Street sweeping fines eyed by agency
HUNTINGTON — The Huntington Water Quality Board wants the money generated from tickets given by police to motorists who do not comply with notices to move their vehicle for street sweeping.
The board will use the money to offset the cost of paying a police officer to write more tickets to people blocking street-sweeping machines, which has been a problem for contractors seeking to keep debris out of the city’s sewer system.
Water Quality Board members unanimously agreed Tuesday to ask city attorneys to draft an ordinance to present to Huntington City Council, asking them to give the ticket money to the water board. The non-moving violation tickets, which are $25 each, currently go into the city’s general fund.
That money would be used to offset a contract for a police officer to continue writing more tickets, said Brian Bracey, executive director of the Water Quality Board.
“We are not looking to make a profit off of this,” Bracey said. “We would just like people to be compliant.”
When a curbed street is due to be cleaned, signs are placed along parking spots informing motorists of the impending sweeping in their area. The signs prohibit parking on the street between 8 a.m. and 5 p.m. on the days of sweeping.
However, some people ignore the warnings and park anyway, preventing the street-sweeping machine from adequately cleaning the roadway. Within this month, police wrote 117 tickets to motorists in several districts across the city, said Sanitary Board Director Wes Leek.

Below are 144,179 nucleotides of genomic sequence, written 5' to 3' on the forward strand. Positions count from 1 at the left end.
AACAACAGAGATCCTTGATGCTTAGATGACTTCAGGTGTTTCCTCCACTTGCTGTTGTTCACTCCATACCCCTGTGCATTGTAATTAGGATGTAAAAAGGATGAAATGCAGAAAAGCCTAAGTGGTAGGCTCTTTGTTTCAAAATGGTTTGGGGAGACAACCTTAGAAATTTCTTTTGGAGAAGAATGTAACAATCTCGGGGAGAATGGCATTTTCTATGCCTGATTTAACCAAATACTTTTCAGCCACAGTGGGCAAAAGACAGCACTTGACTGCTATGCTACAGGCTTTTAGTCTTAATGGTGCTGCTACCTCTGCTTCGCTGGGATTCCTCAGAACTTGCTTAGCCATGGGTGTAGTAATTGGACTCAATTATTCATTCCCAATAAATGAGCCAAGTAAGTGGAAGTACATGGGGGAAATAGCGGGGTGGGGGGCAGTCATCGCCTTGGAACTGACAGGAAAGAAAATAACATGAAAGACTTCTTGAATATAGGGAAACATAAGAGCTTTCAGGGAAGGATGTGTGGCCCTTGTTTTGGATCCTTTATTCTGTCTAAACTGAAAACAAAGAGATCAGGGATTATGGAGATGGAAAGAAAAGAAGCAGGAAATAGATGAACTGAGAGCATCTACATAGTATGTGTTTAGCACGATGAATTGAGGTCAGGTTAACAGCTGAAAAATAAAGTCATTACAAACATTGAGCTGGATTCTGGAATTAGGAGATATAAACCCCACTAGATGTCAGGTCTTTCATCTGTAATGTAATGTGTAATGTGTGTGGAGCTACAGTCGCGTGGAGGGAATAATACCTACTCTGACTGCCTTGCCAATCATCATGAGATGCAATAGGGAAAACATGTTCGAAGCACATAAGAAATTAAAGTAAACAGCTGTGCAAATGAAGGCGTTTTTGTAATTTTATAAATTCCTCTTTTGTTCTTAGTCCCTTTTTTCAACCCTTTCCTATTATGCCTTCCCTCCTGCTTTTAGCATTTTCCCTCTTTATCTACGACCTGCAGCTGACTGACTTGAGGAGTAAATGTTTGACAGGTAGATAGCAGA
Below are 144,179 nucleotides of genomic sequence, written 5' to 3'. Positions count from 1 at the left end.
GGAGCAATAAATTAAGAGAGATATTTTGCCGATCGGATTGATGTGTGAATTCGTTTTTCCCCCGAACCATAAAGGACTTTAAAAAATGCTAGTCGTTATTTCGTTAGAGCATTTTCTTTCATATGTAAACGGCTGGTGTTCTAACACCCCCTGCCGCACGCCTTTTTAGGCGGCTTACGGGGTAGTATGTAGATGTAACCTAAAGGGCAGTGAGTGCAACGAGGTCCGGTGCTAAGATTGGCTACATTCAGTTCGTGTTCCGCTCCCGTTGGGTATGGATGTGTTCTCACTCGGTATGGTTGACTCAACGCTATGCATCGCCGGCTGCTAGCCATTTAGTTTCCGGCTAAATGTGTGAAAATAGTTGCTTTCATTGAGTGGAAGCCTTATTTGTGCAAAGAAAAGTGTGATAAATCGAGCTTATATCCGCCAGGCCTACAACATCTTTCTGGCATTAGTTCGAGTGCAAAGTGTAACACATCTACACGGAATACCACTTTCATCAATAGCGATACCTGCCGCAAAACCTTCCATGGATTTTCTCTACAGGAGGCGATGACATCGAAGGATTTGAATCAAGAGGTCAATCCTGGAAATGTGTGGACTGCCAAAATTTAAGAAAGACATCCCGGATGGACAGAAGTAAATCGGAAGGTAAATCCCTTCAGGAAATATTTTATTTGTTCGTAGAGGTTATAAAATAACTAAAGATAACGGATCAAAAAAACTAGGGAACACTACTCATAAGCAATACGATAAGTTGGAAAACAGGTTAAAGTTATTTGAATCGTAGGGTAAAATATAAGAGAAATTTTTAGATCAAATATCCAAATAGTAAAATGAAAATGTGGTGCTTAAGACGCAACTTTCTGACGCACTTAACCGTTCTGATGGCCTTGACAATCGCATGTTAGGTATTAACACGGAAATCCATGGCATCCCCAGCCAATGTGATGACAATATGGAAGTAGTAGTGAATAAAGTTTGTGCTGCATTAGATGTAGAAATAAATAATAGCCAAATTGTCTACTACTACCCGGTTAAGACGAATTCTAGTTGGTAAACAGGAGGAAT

The street-sweeping service started in July 2015 as an effort to reduce the impact of stormwater flooding on city roadways. The Sanitary Board contracted with Contract Sweepers of Columbus, Ohio, to provide the service, which resumed spring sweeping earlier this month.
Crews have removed approximately 296,000 pounds of debris this spring and more than 1.3 million pounds of debris since the service began in 2015.
Mayor Steve Williams, who serves as chairman of the Water Quality Board, asked Leek to forward those numbers to City Council members. Williams said he is frequently stopped by people critical of the street-sweeping service and assumes City Council members are, too.
The service is not a beautification effort, but is a critical action to prevent flooding at clogged catch basins and keep debris from harming the overall system, Williams said. The West Virginia Supreme Court in 1999 also mandated that the Huntington Water Quality Board is responsible for keeping city streets cleaned of this debris.
“I remember when I was growing up in this little town of 900 people, the garbage truck had printed on the side, ’Satisfaction guaranteed or double your garbage back/” Williams said. “I would love to be able to say to these folks, ’Satisfaction guaranteed or we will be glad to bring the debris back, all 296,000 pounds of debris that has been removed/”
Williams said he suggests people take pride in their neighborhood and sweep streets themselves if they want it pristine.
Vice Chairman Jim Rorrer asked Leek if it would do any good to skip streets where a large amount of people park in the way of street sweepers.
“It would hurt us more than it would help us,” Leek said.
The proposed ordinance could be presented to the city’s Administration and Finance Committee at its next meeting May 13. If the committee approves it, the ordinance will be forwarded to City Council, where it will require two readings before passage.
Travis Crum Is a reporter for The Herald-Dispatch. He may be reached by phone at 304-526-2801.